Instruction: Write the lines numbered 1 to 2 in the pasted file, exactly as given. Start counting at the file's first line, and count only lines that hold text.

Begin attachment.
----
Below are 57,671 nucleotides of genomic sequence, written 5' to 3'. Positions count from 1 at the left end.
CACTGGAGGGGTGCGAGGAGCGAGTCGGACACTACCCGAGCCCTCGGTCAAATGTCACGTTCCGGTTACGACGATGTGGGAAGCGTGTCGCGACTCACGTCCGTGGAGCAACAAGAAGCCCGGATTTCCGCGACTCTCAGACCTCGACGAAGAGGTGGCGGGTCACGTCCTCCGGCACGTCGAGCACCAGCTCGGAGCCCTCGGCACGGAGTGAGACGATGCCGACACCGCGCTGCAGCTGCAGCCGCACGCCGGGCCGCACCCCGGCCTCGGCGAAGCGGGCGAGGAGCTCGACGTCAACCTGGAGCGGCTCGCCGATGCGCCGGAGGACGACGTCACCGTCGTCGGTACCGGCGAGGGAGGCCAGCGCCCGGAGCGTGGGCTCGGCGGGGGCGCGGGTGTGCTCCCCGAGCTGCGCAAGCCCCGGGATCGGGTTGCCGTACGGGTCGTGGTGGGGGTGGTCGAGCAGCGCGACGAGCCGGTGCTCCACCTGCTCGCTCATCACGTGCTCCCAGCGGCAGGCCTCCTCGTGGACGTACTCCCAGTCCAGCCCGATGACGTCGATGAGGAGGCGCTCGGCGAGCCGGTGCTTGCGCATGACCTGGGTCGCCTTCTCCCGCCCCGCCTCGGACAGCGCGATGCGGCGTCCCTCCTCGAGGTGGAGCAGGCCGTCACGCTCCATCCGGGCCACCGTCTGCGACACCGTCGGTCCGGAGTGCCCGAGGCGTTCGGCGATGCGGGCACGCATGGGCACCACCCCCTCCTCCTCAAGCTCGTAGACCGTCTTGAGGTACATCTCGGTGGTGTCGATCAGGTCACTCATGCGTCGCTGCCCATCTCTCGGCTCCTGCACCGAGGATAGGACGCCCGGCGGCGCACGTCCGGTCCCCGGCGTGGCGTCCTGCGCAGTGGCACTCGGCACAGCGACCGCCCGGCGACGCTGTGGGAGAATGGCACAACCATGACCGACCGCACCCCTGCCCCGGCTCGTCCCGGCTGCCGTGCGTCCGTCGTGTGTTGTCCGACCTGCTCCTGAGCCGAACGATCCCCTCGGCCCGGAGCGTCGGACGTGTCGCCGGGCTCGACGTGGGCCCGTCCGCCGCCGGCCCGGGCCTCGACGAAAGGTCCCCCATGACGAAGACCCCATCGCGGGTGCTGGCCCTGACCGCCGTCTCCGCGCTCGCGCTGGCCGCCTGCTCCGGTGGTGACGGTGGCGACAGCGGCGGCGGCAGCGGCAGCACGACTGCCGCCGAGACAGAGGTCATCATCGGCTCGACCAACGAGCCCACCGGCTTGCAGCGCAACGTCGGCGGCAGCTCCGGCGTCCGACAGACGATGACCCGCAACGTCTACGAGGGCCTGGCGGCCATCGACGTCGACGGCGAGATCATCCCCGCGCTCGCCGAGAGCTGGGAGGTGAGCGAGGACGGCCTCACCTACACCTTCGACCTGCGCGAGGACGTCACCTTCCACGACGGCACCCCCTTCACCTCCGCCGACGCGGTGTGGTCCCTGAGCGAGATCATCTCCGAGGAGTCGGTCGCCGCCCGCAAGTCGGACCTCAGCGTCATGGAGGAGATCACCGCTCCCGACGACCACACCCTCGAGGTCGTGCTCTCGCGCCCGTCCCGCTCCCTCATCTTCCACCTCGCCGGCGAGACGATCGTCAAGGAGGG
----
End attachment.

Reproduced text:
Below are 57,671 nucleotides of genomic sequence, written 5' to 3'. Positions count from 1 at the left end.
CACTGGAGGGGTGCGAGGAGCGAGTCGGACACTACCCGAGCCCTCGGTCAAATGTCACGTTCCGGTTACGACGATGTGGGAAGCGTGTCGCGACTCACGTCCGTGGAGCAACAAGAAGCCCGGATTTCCGCGACTCTCAGACCTCGACGAAGAGGTGGCGGGTCACGTCCTCCGGCACGTCGAGCACCAGCTCGGAGCCCTCGGCACGGAGTGAGACGATGCCGACACCGCGCTGCAGCTGCAGCCGCACGCCGGGCCGCACCCCGGCCTCGGCGAAGCGGGCGAGGAGCTCGACGTCAACCTGGAGCGGCTCGCCGATGCGCCGGAGGACGACGTCACCGTCGTCGGTACCGGCGAGGGAGGCCAGCGCCCGGAGCGTGGGCTCGGCGGGGGCGCGGGTGTGCTCCCCGAGCTGCGCAAGCCCCGGGATCGGGTTGCCGTACGGGTCGTGGTGGGGGTGGTCGAGCAGCGCGACGAGCCGGTGCTCCACCTGCTCGCTCATCACGTGCTCCCAGCGGCAGGCCTCCTCGTGGACGTACTCCCAGTCCAGCCCGATGACGTCGATGAGGAGGCGCTCGGCGAGCCGGTGCTTGCGCATGACCTGGGTCGCCTTCTCCCGCCCCGCCTCGGACAGCGCGATGCGGCGTCCCTCCTCGAGGTGGAGCAGGCCGTCACGCTCCATCCGGGCCACCGTCTGCGACACCGTCGGTCCGGAGTGCCCGAGGCGTTCGGCGATGCGGGCACGCATGGGCACCACCCCCTCCTCCTCAAGCTCGTAGACCGTCTTGAGGTACATCTCGGTGGTGTCGATCAGGTCACTCATGCGTCGCTGCCCATCTCTCGGCTCCTGCACCGAGGATAGGACGCCCGGCGGCGCACGTCCGGTCCCCGGCGTGGCGTCCTGCGCAGTGGCACTCGGCACAGCGACCGCCCGGCGACGCTGTGGGAGAATGGCACAACCATGACCGACCGCACCCCTGCCCCGGCTCGTCCCGGCTGCCGTGCGTCCGTCGTGTGTTGTCCGACCTGCTCCTGAGCCGAACGATCCCCTCGGCCCGGAGCGTCGGACGTGTCGCCGGGCTCGACGTGGGCCCGTCCGCCGCCGGCCCGGGCCTCGACGAAAGGTCCCCCATGACGAAGACCCCATCGCGGGTGCTGGCCCTGACCGCCGTCTCCGCGCTCGCGCTGGCCGCCTGCTCCGGTGGTGACGGTGGCGACAGCGGCGGCGGCAGCGGCAGCACGACTGCCGCCGAGACAGAGGTCATCATCGGCTCGACCAACGAGCCCACCGGCTTGCAGCGCAACGTCGGCGGCAGCTCCGGCGTCCGACAGACGATGACCCGCAACGTCTACGAGGGCCTGGCGGCCATCGACGTCGACGGCGAGATCATCCCCGCGCTCGCCGAGAGCTGGGAGGTGAGCGAGGACGGCCTCACCTACACCTTCGACCTGCGCGAGGACGTCACCTTCCACGACGGCACCCCCTTCACCTCCGCCGACGCGGTGTGGTCCCTGAGCGAGATCATCTCCGAGGAGTCGGTCGCCGCCCGCAAGTCGGACCTCAGCGTCATGGAGGAGATCACCGCTCCCGACGACCACACCCTCGAGGTCGTGCTCTCGCGCCCGTCCCGCTCCCTCATCTTCCACCTCGCCGGCGAGACGATCGTCAAGGAGGG